In a post titled "Speaking of Small Business," I explained my argument against the iOS update. In the article, I claimed that Apple had pushed the update to encourage apps to include in-app payments and subscriptions, which would benefit them. I also explained how the update affected the ability of small businesses to achieve these objectives, which is very accurate. Small businesses have small budgets and need as many opportunities as possible to refine their goals. It was also pointed out that Apple does not necessarily play by its own rules, and that means that the new iOS 14 policy does not cover Apple's own personalised ad platform. Apple sends a request but does not have to send it to you, which means it is not covered by the newer iOS14 policy. Facebook advertising and how it's affected by iOS 14, but Levy says there is no indication that the update will affect your ads. But if Apple doesn't play by its own rules, the effect will affect you, and you just won't get it. This is particularly true for apps that are subscription payments, such as Apple Music, Apple Watch and Apple TV.
As mentioned above, it is essential to track events and behaviour as usual, but if Facebook's advertising strategy is implemented correctly, it will have a significant impact on the effectiveness of your Facebook tracking pixels, which depends on a number of factors, such as the behaviour of the user and the device they are using. For example, if you do not use Facebook's "tracking" feature, you cannot rename your device. There is no way for Facebook users on an iPhone to charge their mobile device's name, and users cannot unsubscribe from tracking even if they want to. These claims are based on Facebook's studies and its own data, so they should be treated with caution, but they are important to note nonetheless.
50% drop in revenue
This loss of personalisation could lead to a 50% drop in revenue caused by the installation of ads in Facebook apps. In particular, it could lead to an increase in the number of ad impressions on the app and a decline in advertising revenue. This trend towards de-personalising ads will also have a negative impact on those who want to increase their sales on Facebook. When creating an app and running Facebook ads, you should emphasise this point.
As mentioned earlier, one of the main components of Facebook advertising that will be affected is pixel tracking. This means small businesses that remarket users who visit their websites and turn pixel data into doppelgangers. As the above imply, the loss of remarketing and personalisation of ads will result in massive revenue losses; this point should be emphasised.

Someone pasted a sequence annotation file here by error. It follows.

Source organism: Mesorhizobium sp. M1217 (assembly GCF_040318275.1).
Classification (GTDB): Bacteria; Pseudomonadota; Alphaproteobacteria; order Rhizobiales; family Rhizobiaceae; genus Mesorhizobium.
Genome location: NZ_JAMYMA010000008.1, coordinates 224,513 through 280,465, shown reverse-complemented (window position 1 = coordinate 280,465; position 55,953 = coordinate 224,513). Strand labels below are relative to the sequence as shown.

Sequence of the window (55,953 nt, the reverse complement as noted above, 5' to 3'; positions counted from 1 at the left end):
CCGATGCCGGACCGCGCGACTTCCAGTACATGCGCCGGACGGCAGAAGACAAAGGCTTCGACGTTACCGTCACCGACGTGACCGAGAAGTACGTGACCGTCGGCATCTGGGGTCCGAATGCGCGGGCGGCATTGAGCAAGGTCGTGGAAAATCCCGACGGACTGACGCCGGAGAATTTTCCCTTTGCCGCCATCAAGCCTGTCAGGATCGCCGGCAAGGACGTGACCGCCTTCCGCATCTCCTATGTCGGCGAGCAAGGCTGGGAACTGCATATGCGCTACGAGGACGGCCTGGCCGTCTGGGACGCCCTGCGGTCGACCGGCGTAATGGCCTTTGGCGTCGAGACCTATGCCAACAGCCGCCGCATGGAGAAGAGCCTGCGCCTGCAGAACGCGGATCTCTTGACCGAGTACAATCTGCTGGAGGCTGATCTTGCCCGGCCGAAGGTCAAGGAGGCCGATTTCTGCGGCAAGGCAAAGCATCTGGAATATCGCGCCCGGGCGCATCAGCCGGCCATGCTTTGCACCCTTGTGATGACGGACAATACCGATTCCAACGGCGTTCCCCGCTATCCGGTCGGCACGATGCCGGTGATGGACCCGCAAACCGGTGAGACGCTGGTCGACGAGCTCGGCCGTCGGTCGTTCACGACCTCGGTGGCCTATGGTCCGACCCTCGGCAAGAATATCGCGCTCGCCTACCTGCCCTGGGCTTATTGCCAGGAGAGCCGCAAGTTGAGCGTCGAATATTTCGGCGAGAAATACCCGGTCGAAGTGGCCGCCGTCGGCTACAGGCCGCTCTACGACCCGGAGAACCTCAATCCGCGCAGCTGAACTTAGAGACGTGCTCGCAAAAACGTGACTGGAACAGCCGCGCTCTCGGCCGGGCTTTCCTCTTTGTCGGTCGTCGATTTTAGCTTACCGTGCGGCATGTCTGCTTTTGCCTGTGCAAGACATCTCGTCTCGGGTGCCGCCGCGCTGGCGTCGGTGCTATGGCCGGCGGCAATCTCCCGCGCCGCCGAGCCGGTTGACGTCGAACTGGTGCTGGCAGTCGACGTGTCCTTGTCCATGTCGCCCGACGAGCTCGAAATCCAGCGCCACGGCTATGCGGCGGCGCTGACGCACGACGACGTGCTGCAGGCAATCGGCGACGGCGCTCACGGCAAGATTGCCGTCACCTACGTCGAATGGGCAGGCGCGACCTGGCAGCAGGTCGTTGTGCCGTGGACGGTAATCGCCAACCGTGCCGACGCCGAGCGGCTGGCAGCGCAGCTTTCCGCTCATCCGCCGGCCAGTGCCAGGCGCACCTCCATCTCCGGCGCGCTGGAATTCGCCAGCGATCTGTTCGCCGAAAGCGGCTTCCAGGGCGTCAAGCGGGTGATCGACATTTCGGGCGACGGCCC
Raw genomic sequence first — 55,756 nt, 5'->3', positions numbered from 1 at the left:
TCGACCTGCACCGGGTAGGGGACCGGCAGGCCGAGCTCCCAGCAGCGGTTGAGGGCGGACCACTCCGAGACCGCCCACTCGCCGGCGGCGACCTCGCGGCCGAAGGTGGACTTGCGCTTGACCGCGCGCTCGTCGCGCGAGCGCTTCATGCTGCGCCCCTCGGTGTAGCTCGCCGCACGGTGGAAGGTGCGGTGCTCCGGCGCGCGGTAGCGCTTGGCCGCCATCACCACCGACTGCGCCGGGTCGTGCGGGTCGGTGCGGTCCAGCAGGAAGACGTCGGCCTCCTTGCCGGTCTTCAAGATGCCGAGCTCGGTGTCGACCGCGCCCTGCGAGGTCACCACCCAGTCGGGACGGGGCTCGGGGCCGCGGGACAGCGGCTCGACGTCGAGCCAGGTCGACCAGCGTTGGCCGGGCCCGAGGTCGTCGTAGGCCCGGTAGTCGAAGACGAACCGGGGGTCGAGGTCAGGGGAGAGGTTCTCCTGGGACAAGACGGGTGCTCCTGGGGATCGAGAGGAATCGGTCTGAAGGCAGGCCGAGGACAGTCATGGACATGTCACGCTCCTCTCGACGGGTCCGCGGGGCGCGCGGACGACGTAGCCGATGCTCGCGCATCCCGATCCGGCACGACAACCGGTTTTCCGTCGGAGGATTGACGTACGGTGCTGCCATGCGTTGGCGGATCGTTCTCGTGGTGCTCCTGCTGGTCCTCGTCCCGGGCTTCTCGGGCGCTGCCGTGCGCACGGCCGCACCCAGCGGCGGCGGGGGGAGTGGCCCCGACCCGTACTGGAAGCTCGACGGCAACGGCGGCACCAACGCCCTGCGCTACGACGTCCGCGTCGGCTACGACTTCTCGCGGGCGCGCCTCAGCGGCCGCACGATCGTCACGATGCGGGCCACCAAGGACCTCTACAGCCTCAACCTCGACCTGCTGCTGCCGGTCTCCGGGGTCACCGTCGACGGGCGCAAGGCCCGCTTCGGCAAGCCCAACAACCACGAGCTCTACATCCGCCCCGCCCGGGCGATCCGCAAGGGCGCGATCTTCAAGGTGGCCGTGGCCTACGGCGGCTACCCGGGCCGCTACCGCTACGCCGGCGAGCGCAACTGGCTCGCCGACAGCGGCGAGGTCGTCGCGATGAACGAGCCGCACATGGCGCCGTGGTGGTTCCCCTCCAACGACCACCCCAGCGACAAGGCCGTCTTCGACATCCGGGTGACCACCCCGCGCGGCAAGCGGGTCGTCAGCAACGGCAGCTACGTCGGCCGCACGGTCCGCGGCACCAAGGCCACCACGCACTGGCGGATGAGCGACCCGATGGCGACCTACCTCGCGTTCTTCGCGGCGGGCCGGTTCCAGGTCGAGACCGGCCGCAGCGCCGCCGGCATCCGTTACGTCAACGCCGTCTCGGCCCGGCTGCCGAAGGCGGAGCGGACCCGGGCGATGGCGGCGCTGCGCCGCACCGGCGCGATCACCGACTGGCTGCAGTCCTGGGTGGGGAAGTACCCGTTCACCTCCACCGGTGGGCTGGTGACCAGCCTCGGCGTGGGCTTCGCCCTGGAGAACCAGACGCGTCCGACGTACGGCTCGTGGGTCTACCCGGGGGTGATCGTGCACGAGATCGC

When you create conversion campaigns on Facebook, you need to perform more than the desired actions. This means that you are less likely to succeed in your conversion campaign if you create conversion campaigns on Facebook. You are certainly not in an excellent position to run paid ads on Facebook in the future, but you may get a better idea of what to expect when the update takes effect. UTMs and a variety of other tactics can be used to determine whether to launch a campaign ad or a series of ad conversions by relying 100% on Facebook's tracking pixels. This would mean running web vision campaigns and others or using your website's internal tracking to track the change in revenue that occurs as a result of your ads. This strategy will not negate the impact on your target audience, but it will help you achieve results for future campaigns. This means that users have to inform themselves earlier in the conversion process and can also be used as a lead in a campaign.
Facebook has reached the point where it is almost considered too big to fail, but this is a very cumbersome way to approach the issue. This can allow you to rely more on the information you are given rather than on the information you are given. You can also upload to Facebook to generate your own target groups for retargeting purposes. We believe there will be several workarounds in the coming months to help advertisers weather the storm. In the meantime, there are a few things you can do to prepare for the changes and put your business in the best possible position from the perspective of advertising to succeed.